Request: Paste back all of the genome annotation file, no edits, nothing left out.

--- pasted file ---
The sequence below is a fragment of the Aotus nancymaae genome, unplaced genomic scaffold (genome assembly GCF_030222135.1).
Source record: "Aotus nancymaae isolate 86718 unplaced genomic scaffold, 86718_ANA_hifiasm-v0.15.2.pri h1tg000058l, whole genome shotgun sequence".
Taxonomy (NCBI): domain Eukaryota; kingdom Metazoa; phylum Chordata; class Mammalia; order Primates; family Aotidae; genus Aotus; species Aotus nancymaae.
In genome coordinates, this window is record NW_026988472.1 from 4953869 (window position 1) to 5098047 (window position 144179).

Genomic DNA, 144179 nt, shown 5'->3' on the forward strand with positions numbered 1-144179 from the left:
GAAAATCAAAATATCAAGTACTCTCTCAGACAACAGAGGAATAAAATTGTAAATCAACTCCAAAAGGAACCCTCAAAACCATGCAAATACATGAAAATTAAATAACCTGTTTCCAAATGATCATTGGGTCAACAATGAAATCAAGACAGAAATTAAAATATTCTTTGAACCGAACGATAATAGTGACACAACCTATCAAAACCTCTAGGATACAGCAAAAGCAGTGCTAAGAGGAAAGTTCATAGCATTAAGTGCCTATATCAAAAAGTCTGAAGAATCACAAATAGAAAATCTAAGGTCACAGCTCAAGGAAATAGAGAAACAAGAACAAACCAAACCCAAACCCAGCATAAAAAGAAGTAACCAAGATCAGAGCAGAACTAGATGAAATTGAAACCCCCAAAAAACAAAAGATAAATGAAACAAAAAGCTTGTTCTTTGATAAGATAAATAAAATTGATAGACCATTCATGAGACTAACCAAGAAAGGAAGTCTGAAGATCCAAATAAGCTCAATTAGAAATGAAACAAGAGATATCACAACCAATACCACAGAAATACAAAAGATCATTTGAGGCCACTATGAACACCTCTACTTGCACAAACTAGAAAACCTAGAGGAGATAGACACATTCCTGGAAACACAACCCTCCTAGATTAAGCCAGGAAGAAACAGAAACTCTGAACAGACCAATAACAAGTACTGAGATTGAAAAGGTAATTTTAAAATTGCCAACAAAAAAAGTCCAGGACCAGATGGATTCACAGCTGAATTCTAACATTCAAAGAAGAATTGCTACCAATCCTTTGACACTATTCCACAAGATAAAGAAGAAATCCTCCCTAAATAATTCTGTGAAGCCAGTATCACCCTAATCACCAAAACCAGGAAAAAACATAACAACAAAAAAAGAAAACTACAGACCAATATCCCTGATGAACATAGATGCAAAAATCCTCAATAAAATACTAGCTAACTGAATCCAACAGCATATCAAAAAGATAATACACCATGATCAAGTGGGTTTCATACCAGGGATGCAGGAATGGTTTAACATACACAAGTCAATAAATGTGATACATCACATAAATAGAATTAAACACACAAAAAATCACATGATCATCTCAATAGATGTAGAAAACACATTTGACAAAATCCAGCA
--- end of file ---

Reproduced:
The sequence below is a fragment of the Aotus nancymaae genome, unplaced genomic scaffold (genome assembly GCF_030222135.1).
Source record: "Aotus nancymaae isolate 86718 unplaced genomic scaffold, 86718_ANA_hifiasm-v0.15.2.pri h1tg000058l, whole genome shotgun sequence".
Taxonomy (NCBI): domain Eukaryota; kingdom Metazoa; phylum Chordata; class Mammalia; order Primates; family Aotidae; genus Aotus; species Aotus nancymaae.
In genome coordinates, this window is record NW_026988472.1 from 4953869 (window position 1) to 5098047 (window position 144179).

Genomic DNA, 144179 nt, shown 5'->3' on the forward strand with positions numbered 1-144179 from the left:
GAAAATCAAAATATCAAGTACTCTCTCAGACAACAGAGGAATAAAATTGTAAATCAACTCCAAAAGGAACCCTCAAAACCATGCAAATACATGAAAATTAAATAACCTGTTTCCAAATGATCATTGGGTCAACAATGAAATCAAGACAGAAATTAAAATATTCTTTGAACCGAACGATAATAGTGACACAACCTATCAAAACCTCTAGGATACAGCAAAAGCAGTGCTAAGAGGAAAGTTCATAGCATTAAGTGCCTATATCAAAAAGTCTGAAGAATCACAAATAGAAAATCTAAGGTCACAGCTCAAGGAAATAGAGAAACAAGAACAAACCAAACCCAAACCCAGCATAAAAAGAAGTAACCAAGATCAGAGCAGAACTAGATGAAATTGAAACCCCCAAAAAACAAAAGATAAATGAAACAAAAAGCTTGTTCTTTGATAAGATAAATAAAATTGATAGACCATTCATGAGACTAACCAAGAAAGGAAGTCTGAAGATCCAAATAAGCTCAATTAGAAATGAAACAAGAGATATCACAACCAATACCACAGAAATACAAAAGATCATTTGAGGCCACTATGAACACCTCTACTTGCACAAACTAGAAAACCTAGAGGAGATAGACACATTCCTGGAAACACAACCCTCCTAGATTAAGCCAGGAAGAAACAGAAACTCTGAACAGACCAATAACAAGTACTGAGATTGAAAAGGTAATTTTAAAATTGCCAACAAAAAAAGTCCAGGACCAGATGGATTCACAGCTGAATTCTAACATTCAAAGAAGAATTGCTACCAATCCTTTGACACTATTCCACAAGATAAAGAAGAAATCCTCCCTAAATAATTCTGTGAAGCCAGTATCACCCTAATCACCAAAACCAGGAAAAAACATAACAACAAAAAAAGAAAACTACAGACCAATATCCCTGATGAACATAGATGCAAAAATCCTCAATAAAATACTAGCTAACTGAATCCAACAGCATATCAAAAAGATAATACACCATGATCAAGTGGGTTTCATACCAGGGATGCAGGAATGGTTTAACATACACAAGTCAATAAATGTGATACATCACATAAATAGAATTAAACACACAAAAAATCACATGATCATCTCAATAGATGTAGAAAACACATTTGACAAAATCCAGCA